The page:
Tips for paying a freelancer’s final taxes
If you can, find one or more prior years’ tax returns to use as a guide.
Collect all the records first; chances are everything you need is clearly marked.
Call in all payments and pay all debts before doing taxes, and get tax forms from clients.
The actual tax return will be the same as any other income tax. Make sure you account for all of your loved one's potential deductions.
Debts and payments are probably one of the furthest things from your mind after a person you love has passed. It’s an emotional time, and itemized paperwork is a far cry from the sentimental memories you treasure about the person. Unfortunately, the executor of an estate does have to sift through paperwork like taxes—which can be even more complex if your loved one was a sole proprietor, freelancer, or contractor.
The good news is that people who run their own businesses are usually organized by necessity, so once you locate their records, it’s just a matter of understanding their system.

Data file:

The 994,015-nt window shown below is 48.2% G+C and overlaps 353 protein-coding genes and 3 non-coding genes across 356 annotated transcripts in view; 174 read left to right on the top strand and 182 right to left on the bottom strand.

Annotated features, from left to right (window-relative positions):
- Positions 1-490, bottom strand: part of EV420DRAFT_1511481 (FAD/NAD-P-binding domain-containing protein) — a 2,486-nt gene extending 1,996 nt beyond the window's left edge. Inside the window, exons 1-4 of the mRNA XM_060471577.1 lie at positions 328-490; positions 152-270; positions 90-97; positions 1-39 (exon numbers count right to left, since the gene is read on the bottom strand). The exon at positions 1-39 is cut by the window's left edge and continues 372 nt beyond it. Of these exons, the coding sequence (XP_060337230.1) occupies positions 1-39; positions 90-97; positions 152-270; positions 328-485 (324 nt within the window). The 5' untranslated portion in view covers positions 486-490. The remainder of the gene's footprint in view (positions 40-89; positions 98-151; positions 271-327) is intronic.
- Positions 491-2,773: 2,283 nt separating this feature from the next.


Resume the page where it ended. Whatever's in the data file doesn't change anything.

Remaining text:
What to look for
Being a freelancer normally means tracking projects, finances, expenses, and debts very closely. Because taxes are always a little more complicated for those who work for themselves, they tend to save everything.
Once you get access to their records (most likely on their computers and email accounts, as well as possibly on a scheduling software account), look for folders labeled “invoices,” “receipts,” and/or “payments to be made.” You will also want to look for business connections in their contacts, like other subcontractors they might have hired to help them with projects.
It can be helpful to start organizing their work by the projects they did in the calendar year prior to their passing. Those invoices and debts will be the ones that matter for your final income tax filings.